The sci-fi thriller Source Code is like watching a tightrope walker without a net. The premise seems so thin at first, but by the end you have to admire its balancing act and audacity.
Directed by Duncan Jones (Moon), the movie begins with the shot of a commuter train powering its way to Chicago. Sean (Jake Gyllenhaal) wakes to find himself seated opposite Christina (Michelle Monaghan), who begins talking to him as a friend. After a series of innocuous incidents, the disoriented man insists he isn't who she thinks he is and leaps up to rush to the restroom, where he sees someone else's face in the mirror. But before he can investigate further, the train blows up.
When he wakes up (again), he's back where he remembers he was — strapped inside a downed helicopter in Afghanistan. His name is Capt. Colter Stevens.
A woman's voice can be heard saying something about "beleaguered castle." When he finally makes a connection, he finds that the voice belongs to an Air Force officer (Vera Farmiga, perfect as usual), who tells him he's on a mission to find the bomber. She takes orders from Dr. Rutledge (Jeffrey Wright), who has created a software program called Source Code that allows Colter to relive the final moments on the train.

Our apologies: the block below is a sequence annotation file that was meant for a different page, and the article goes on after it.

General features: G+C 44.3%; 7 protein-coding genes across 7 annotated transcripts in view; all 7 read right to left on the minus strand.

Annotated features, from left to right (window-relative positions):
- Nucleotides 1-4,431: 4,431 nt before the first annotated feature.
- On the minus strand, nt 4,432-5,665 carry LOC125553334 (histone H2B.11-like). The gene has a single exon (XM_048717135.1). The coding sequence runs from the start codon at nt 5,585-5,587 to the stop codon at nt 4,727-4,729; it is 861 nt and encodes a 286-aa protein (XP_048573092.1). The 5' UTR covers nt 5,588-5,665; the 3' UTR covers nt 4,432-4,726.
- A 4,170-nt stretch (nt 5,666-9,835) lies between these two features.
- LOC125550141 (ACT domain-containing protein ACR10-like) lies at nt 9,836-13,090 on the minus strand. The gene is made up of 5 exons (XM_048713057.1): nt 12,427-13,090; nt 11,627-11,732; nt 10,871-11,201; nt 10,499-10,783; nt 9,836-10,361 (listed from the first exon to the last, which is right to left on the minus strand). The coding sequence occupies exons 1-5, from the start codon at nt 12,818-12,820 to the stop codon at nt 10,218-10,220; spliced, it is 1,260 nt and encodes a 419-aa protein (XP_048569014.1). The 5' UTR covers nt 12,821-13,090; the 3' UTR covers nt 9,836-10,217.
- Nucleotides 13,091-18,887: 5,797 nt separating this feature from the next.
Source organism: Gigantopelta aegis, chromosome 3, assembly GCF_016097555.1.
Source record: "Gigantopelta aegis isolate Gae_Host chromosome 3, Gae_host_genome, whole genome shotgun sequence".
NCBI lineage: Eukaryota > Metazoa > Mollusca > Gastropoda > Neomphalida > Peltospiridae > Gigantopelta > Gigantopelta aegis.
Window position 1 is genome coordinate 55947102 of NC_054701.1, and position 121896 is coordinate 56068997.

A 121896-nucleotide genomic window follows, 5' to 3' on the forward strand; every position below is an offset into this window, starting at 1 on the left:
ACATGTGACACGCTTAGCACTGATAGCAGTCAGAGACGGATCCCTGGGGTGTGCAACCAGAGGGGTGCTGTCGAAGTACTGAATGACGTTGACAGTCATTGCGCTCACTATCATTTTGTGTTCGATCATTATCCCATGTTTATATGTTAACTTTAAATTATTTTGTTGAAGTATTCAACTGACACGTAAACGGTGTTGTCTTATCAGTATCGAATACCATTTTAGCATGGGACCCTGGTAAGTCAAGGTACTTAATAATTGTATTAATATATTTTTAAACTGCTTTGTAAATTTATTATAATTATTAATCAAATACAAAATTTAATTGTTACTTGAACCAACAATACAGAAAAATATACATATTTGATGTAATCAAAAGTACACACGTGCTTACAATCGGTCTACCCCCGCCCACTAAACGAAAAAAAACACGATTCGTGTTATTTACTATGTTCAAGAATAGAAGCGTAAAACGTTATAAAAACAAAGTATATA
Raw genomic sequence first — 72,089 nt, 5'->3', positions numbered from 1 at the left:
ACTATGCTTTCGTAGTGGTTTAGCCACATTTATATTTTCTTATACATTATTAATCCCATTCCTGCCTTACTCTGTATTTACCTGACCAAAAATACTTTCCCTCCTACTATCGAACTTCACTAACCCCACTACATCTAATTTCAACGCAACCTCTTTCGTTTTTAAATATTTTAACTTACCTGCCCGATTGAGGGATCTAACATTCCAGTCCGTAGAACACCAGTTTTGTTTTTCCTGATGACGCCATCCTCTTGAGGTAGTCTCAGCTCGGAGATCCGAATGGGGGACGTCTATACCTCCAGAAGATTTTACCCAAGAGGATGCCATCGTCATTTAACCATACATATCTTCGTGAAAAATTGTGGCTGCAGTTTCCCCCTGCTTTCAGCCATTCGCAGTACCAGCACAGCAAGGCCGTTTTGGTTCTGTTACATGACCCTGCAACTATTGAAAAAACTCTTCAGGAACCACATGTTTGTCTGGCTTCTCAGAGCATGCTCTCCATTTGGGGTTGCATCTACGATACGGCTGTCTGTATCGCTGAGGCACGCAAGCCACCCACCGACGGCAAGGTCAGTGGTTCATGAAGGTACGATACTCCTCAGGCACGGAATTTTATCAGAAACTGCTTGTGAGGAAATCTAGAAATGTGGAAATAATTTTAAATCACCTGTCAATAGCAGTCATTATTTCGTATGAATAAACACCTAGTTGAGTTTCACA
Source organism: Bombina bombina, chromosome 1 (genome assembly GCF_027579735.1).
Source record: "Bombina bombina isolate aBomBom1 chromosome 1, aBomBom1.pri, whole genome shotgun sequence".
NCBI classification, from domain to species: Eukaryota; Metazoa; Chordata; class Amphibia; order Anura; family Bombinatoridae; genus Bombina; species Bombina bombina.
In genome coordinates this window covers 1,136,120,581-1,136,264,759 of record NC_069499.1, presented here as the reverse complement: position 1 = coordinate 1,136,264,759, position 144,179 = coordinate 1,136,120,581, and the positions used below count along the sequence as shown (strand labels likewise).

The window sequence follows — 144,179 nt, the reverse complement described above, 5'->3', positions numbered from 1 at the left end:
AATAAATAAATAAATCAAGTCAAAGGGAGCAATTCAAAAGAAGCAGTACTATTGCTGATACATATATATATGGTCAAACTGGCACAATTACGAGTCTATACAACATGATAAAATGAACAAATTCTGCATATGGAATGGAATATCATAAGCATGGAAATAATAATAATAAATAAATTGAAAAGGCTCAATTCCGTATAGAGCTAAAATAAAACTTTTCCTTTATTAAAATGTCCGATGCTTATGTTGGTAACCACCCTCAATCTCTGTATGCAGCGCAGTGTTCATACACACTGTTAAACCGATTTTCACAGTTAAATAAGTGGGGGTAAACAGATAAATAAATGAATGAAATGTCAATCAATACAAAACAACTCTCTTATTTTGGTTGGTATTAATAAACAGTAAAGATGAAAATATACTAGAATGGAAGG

What happens then in this brisk film is a series of clever repetitions — sort of a cousin to Groundhog Day — that keeps upping the tension as Colter tries to deduce who the terrorist is among the train's passengers and to figure out his own situation when he returns to the helicopter. Floated in there are some existential questions of free will and a larger purpose in life.
Though Source Code is not a big-budget film, Jones deftly creates an intimacy among the characters that pays off in a big way during the action sequences, and Gyllenhaal ably captures Colter's angst while remaining the tough guy he needs to be to be a hero.
Source Code retails for $26.99 or $30.49 Blu-ray.